Alan is shocked. Insulted. He retorts:

“Denny’s not dying from Alzheimer’s. He’s living with it.”

There’s a great distinction here.

One of the drawbacks to early diagnosis is giving up too soon.

Early detection should mean that you receive proper medication, spend time with your loved ones, and make plans to live–not die.

In the case of Alzheimer’s, the average patient lives 8-10 years, and even longer depending on the age you contract this disease. Parkinson’s, ALS, MS, and other diseases can even offer a longer lifespan. Coincidentally, the average caregiver spend 4.3 years caregiving–leaving a bit of a discrepancy here.

The message is: don’t give up too soon.

Don’t hear a diagnosis and go home, draw the curtains, curl up in a fetal position and wither away.

As a family member or caregiver, it’s a blow to hear that your loved one has a terminal illness, but you still have to get up and face each day.

Michael J. Fox says that Parkinson’s is “the disease that keeps on taking.” He’s chosen to live with his disease. He’s chosen to do this for the millions who look to him and rely on him to raise money for research, for the difference he’s already made, but I’m sure he does this even more for his wife and his children.

A recent example is Ted Kennedy’s diagnosis of a malignant brain tumor. He had a seizure and went into the hospital just last weekend. Yet today, he and his wife, Vicki went sailing. He loves sailing and the Boston Globe said he “finds renewal on the water.”

Ted Kennedy is actually teaching his family and others how to treat him. The Chicago Tribune wrote, “Kennedy’s cancer is dire, not hopeless.”

It’s proven that prayers and good thoughts can impact people’s lives clear across the country–and we can create the atmosphere and attitude around us by how we handle our own bad news.

Maya Angelou says, “We teach people how to treat us.”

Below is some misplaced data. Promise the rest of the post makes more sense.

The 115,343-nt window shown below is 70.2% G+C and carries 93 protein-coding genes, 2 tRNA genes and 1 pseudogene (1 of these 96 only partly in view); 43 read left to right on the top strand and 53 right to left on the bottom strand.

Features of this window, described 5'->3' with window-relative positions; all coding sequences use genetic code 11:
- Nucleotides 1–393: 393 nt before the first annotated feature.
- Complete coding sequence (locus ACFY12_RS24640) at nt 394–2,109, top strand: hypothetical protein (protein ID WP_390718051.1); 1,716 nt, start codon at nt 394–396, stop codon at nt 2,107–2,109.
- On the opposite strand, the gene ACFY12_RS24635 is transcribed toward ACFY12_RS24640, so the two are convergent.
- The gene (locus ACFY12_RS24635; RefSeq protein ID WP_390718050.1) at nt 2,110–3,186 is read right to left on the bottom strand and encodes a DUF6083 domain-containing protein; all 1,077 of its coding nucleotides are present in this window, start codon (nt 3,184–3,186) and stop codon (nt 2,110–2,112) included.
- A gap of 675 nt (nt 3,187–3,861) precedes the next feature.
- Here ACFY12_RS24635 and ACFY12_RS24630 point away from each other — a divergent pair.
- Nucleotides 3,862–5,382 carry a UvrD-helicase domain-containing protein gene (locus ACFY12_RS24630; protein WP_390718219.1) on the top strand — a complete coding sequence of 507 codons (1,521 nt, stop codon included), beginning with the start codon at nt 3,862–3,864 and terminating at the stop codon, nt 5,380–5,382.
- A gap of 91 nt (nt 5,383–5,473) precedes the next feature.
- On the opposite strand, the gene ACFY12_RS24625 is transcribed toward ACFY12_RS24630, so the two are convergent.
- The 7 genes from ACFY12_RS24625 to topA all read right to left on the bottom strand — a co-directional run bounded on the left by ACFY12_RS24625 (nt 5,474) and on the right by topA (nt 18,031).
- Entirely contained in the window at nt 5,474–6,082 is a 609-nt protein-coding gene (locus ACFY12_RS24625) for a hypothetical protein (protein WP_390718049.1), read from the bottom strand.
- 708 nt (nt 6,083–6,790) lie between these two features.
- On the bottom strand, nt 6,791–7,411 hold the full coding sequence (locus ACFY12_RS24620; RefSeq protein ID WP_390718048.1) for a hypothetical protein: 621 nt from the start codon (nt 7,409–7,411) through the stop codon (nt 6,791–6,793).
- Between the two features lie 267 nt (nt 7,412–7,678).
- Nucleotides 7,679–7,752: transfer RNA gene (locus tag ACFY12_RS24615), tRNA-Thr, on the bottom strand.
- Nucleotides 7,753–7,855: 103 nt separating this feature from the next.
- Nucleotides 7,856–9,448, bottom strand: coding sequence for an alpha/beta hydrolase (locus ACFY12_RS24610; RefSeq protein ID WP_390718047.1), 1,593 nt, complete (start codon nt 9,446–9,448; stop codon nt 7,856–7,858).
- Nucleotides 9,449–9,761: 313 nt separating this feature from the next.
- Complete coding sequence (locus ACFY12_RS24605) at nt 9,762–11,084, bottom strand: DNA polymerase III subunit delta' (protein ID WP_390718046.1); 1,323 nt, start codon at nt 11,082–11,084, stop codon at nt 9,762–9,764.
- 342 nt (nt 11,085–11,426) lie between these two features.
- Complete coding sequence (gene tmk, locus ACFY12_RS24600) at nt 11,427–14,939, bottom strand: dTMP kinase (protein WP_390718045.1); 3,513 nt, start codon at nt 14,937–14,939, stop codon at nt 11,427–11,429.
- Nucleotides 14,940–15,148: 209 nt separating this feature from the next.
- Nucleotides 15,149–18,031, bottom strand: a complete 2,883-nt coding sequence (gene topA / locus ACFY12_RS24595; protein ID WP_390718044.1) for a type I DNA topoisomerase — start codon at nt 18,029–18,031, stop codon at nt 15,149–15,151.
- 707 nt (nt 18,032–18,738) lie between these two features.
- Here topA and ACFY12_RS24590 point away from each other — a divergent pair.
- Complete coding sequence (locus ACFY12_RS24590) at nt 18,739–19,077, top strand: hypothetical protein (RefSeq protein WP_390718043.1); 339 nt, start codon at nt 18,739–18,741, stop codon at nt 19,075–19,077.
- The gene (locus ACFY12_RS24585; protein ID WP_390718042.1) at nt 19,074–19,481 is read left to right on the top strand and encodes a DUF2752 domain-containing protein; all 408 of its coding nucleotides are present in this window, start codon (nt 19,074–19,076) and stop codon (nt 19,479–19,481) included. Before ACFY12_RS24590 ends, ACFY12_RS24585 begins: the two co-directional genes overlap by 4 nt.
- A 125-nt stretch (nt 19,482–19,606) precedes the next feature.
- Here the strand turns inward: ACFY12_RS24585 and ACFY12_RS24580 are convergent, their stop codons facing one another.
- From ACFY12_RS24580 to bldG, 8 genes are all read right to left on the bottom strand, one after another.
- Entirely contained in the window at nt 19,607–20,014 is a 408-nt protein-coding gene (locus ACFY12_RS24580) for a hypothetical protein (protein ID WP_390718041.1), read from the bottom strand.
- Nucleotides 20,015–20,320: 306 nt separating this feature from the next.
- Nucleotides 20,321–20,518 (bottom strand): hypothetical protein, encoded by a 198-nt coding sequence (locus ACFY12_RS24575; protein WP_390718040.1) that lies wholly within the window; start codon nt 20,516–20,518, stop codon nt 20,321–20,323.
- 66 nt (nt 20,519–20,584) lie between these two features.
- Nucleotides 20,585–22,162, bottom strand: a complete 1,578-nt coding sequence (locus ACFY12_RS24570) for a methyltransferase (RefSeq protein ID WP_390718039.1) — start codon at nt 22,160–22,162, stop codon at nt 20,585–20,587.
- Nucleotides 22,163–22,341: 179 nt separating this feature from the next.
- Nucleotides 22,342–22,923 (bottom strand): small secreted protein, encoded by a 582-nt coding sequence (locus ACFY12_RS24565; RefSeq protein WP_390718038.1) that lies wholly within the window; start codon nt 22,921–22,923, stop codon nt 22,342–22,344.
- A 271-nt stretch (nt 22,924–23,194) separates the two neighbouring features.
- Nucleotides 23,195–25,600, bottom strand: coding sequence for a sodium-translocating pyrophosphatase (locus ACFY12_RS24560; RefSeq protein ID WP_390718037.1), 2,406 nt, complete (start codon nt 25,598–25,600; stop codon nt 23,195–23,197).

Yes, it’s natural to feel kicked in the gut.

It’s natural to take to the bed, cry, get angry, lash out or pull in. Don’t beat yourself up for going through this very natural stage.

But after that, it’s time to move on.

You (or your loved one) most likely won’t die tomorrow. Or the next day.

So you take your meds, maybe get physical or occupational therapy. Change things around in your home, hire a home health aide, buy a walker or scooter or whatever else you need. Life is different. I don’t doubt that. But life can still be good.

You can still find joy–and purpose.

Sometimes our purpose is nestled in our situation. Sometimes something–or someone arises in our midst and a window opens where a door shut.

Yet, there will come a time–hopefully in the distant future when the tide turns again.

You, or your loved one may die from this disease, I can’t promise you won’t. 

If not, from something else.

We have to eventually accept that as well. Another transition. Another acceptance. Another change.

But until then, live, live, live, live, live.

~Carol D. O’Dell

Check out her book, a day-to-day, intimate and honest look at caregiving…

Mothering Mother: A Daughter’s Humorous and Heartbreaking Memoir

available on Amazon

www.mothering-mother.com

Family Advisor at www.Caring.com

Syndicated blog at www.OpentoHope.com

www.kunati.com/mothering

 

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If someone microchips their dog we think of them as acting loving and responsible.

Is that a good enough reason to put a microchip in a human? Isn’t that too “big brother-ish?”

We also put dogs to sleep, right? So maybe that’s not the best analogy.

As you can see, microchipping a human is controversial.

Why?

Some would argue it’s an invasion of privacy.

Others would argue it could be used by someone other than a family member or police.

Others say there are health concerns, such as cancer.

We insert pacemakers, steel rods and plates, silicone and collagen into our bodies, surely we can figure out how to make a tiny chip safe (enough) to give us some peace of mind.

What do you think?